A huge distributed denial of service (DDoS) attack against internet infrastructure firm Dyn, which caused problems accessing sites including Amazon, Twitter and Netflix, has been blamed on the Mirai botnet.
The Mirai source code was released earlier this month and web firms were immediately put on alert that it could be used to cause havoc for their sites by allowing anyone with a grudge to use the tool to try and take sites offline.
They didn’t have to wait long. It appears hackers have used the tool to hack insecure Internet of Things (IoT) devices and use them to try and deluge Dyn's systems, causing problems throughout Friday and the weekend for those trying to access websites, with Reddit, Spotify and Tumblr also affected.
Dyn’s Chief Strategy Officer Kyle York posted a blog on the attack, explaining that it had seen tens of million of IP addresses involved in the attack.
“We know this was a sophisticated, highly distributed attack involving 10s of millions of IP addresses. We are conducting a thorough root cause and forensic analysis, and will report what we know in a responsible fashion,” it said.
“The nature and source of the attack is under investigation, but it was a sophisticated attack across multiple attack vectors and internet locations.”
He added that, thanks to analysis by security firms, it was clear the Mirai botnet was at the heart of the incident.
“We can confirm, with the help of analysis from Flashpoint and Akamai, that one source of the traffic for the attacks were devices infected by the Mirai botnet. We observed 10s of millions of discrete IP addresses associated with the Mirai botnet that were part of the attack.”
Flashpoint gave some more insight on its assessment of the incident, explaining that Mirai would have compromised devices including routers, digital video records (DVRs), and webcams/security cameras to carry out the attack.
“Flashpoint has confirmed that at least some of the devices used in the Dyn DNS attacks are DVRs, further matching the technical indicators and tactics, techniques, and procedures (TTPs) associated with previous known Mirai botnet attacks,” it added.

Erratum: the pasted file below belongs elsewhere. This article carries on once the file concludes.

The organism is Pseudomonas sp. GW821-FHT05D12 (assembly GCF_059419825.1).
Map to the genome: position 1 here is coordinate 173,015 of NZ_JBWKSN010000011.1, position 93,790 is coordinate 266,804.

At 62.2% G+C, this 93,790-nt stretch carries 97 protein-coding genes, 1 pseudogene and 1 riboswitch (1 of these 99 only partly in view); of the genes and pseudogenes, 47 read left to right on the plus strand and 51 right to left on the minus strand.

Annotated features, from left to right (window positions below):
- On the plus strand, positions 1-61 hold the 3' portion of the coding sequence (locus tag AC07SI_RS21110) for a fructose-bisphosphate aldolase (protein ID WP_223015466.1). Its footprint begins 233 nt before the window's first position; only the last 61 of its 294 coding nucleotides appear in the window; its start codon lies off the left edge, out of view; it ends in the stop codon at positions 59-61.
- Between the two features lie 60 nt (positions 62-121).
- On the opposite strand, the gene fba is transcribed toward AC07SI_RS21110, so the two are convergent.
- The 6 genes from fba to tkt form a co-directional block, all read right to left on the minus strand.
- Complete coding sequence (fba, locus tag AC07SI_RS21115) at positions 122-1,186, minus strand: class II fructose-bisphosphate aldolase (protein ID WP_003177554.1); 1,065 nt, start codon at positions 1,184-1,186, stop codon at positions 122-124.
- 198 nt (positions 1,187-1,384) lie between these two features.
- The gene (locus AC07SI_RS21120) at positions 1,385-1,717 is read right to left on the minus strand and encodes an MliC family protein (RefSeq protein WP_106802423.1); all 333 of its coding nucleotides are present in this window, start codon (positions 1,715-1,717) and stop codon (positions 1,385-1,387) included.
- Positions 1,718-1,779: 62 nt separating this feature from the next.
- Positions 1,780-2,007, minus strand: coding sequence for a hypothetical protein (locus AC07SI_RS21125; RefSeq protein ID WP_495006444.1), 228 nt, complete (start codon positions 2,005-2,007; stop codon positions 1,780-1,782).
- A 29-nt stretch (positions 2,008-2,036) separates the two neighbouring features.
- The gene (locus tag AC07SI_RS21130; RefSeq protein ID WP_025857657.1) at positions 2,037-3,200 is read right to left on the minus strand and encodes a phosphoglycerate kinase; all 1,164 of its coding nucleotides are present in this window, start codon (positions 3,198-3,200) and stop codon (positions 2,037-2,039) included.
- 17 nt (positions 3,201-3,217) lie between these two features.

The DDoS attack began on Friday, with Dyn confirming at the time that its East Coast region was severly affected, meaning some major sites were not available.
"This attack is mainly impacting US East and is impacting Managed DNS customers in this region. Our engineers are continuing to work on mitigating this issue," the firm said.
We are aware of the ongoing service interruption of our Managed DNS network. For more information visit our status page.— Dyn (@Dyn) October 21, 2016
Noted security researcher Brian Krebs was himself a recent a victim of a major DDoS attack, seemingly for helping to uncover two men alleged to run a popular DDoS-for-hire bot.
He warned afterwards that the rise of insecure IoT devices could lead to major problems by making it easier for cyber crooks and anyone with a grudge to take sites offline using Mirai.
He again repeated this warning and said IoT device makers must put security at the heart of their operations.
"These insecure IoT devices are going to stick around like a bad rash — unless and until there is a major, global effort to recall and remove vulnerable systems from the Internet," he said.
"In my humble opinion, this global cleanup effort should be funded mainly by the companies that are dumping these cheap, poorly-secured hardware devices onto the market in an apparent bid to own the market."
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